Digital payments: Smart solutions, data security and collaborations need of the hour
While earlier only banks were the access points for loans, fintech companies are now enabling SMES to access finance more easily.
Year 2017 was the turning point for digital payments in India; a post-demonetisation era that made payment systems gain center stage with accelerated focus on technology, adoption and expansion. While the governing establishment seems keener on a less-cash society and is encouraging a digitally prudent India, cash too has returned as the leading mode of transactions. This situation unlocks glorious opportunities for companies, in the banking sector and beyond who can now cater to a much larger audience and offer parallel services depending on the consumer’s comfort of cash or digital.
India already has the second highest fintech adoption rate among digitally active consumers at 52 percent, only second to China at 69 percent, which is the global highest. Usage is significantly high in large cities with a 66 percent adoption rate followed by 51 percent in small and medium cities, while rural India lags at 33 percent. These figures would swell as digitisation gathers more steam and success.
As we move into 2018, I envisage these areas would earn far greater significance, while some technologies we will need to capitalize on sooner rather than later:
Bank-fintech collaboration: Fintech and Banking sector have already begun to collaborate as partners to upgrade trust, transparency and transactional efficiency. Our country’s current reliance on transactions via cash and cheque stand at 95 percent plus.
For automating back-end and front-end applications through various high technology products and other self-service facilities, many tech and banking companies are coming together and leveraging the expertise and resources of each other to reach their common goal of enhanced consumer service. This illustrates the spirit and dimension of a bank-fintech collaboration which will eventually benefit consumers especially in Tier 2 and 3 towns.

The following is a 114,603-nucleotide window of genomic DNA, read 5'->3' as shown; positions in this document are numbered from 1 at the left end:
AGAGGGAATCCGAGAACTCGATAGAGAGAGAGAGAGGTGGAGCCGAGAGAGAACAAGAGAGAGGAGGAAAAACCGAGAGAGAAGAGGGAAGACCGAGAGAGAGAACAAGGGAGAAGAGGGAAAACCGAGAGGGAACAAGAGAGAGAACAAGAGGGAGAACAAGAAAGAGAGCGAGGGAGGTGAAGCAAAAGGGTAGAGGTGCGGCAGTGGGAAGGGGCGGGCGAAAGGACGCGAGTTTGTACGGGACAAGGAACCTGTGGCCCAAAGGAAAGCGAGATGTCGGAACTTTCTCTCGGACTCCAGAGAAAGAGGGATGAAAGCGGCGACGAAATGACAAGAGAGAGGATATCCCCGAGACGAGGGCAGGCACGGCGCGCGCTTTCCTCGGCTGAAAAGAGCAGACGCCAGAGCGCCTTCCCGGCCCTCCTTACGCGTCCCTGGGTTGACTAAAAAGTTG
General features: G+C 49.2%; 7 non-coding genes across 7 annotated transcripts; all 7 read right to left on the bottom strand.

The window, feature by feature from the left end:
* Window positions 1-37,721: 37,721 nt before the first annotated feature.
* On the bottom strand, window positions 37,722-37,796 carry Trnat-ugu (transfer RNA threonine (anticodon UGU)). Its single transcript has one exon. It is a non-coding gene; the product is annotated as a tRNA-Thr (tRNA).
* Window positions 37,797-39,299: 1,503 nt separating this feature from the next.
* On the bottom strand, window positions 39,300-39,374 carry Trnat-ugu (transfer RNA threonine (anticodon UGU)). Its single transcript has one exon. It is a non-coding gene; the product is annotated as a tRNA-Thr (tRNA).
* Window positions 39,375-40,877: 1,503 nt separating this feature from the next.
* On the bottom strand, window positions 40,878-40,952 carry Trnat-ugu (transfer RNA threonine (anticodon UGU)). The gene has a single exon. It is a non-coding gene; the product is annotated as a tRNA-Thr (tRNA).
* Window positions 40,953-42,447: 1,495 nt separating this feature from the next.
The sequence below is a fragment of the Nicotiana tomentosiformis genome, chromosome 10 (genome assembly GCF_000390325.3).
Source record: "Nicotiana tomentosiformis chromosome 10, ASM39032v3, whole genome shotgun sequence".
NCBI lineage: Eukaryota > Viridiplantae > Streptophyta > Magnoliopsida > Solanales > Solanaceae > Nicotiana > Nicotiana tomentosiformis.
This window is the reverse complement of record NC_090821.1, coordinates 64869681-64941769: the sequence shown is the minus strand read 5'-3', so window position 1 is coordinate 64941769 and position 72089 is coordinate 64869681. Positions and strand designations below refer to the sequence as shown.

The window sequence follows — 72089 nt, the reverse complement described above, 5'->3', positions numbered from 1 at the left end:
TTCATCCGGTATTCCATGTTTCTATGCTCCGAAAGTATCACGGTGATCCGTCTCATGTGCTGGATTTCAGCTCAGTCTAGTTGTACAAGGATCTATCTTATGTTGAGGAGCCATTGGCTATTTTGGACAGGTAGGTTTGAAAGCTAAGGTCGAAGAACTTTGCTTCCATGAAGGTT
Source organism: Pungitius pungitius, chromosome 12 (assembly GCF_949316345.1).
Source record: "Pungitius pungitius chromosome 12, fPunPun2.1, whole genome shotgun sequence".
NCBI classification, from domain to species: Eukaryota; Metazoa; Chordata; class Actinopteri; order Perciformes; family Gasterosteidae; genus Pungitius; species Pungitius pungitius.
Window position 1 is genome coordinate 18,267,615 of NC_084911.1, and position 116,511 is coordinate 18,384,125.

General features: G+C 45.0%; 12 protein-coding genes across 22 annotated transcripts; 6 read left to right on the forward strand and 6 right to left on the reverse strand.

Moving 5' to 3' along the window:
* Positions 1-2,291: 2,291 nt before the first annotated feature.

Blockchain network: The government’s think–tank, NITI Aayog, is working on building the country’s largest blockchain network – IndiaChain – with a view to reduce frauds, speed up enforcement of contracts, increase transparency of transactions, etc. Touted to be the future infrastructure for payments and transactions, blockchain may move on from a buzzword to a practical platform this year, even if it may be just in its experimental phase.
Data and transactional security: With data growing and accumulating largesse, the security will be the biggest point of concern. Banks and financial institutions will be required to invest to employ even better preventive strategies in areas of encryption, OTPs, biometric authentication and Aadhar linkage to safeguard the growth in digital transactions. While last year witnessed emphasis on technological boost, this year will be about enhancing security measures and encouraging investments in superior fraud management technologies to help the end-user transact with more confidence.
Phygital banking: With rural and semi-urban spaces still far away from the digital revolution, it is imperative for banks to bring digital interfaces inside the confines of a physical bank branch, to provide basic services but in an automated environment. For instance, Canara Bank with its CANDI has shown the way for many to replicate.
Smart travel solutions: With roads and infrastructural projects like Metros, Monorails and National Highway network, there will be a greater development in seamless transit experience and related payments. From IRCTC to Kochi Metro, we are witnessing adoption of new technologies like AFC, ETC, open loop cards and QR Code ticketing in these mass commuting platforms. RFID based smart fueling & automation solutions for faster payments at petroleum outlets will be a trend to watch out for.
Facilitating MSME’s to access finance: The economic growth of India can be considerably attributed to the MSME’s segment, besides the bigger players. Fintech companies have begun to reimagine their business models and can be seen entering loan lending space to empower MSME’s. While earlier only banks were the access points for loans, fintech companies are now enabling SMES to access finance more easily. In 2018, one may expect to see a huge evolution is this space.
In an informed economy, the smart will survive and the smarter will thrive. While we encourage digital interface to take us into the future, current cash platforms will continue to modernise and get automated to create a robust ecosystem, ultimately making banking a more secured and effortless experience.
(The author is Chairman & Managing Director, AGS Transact Technologies)
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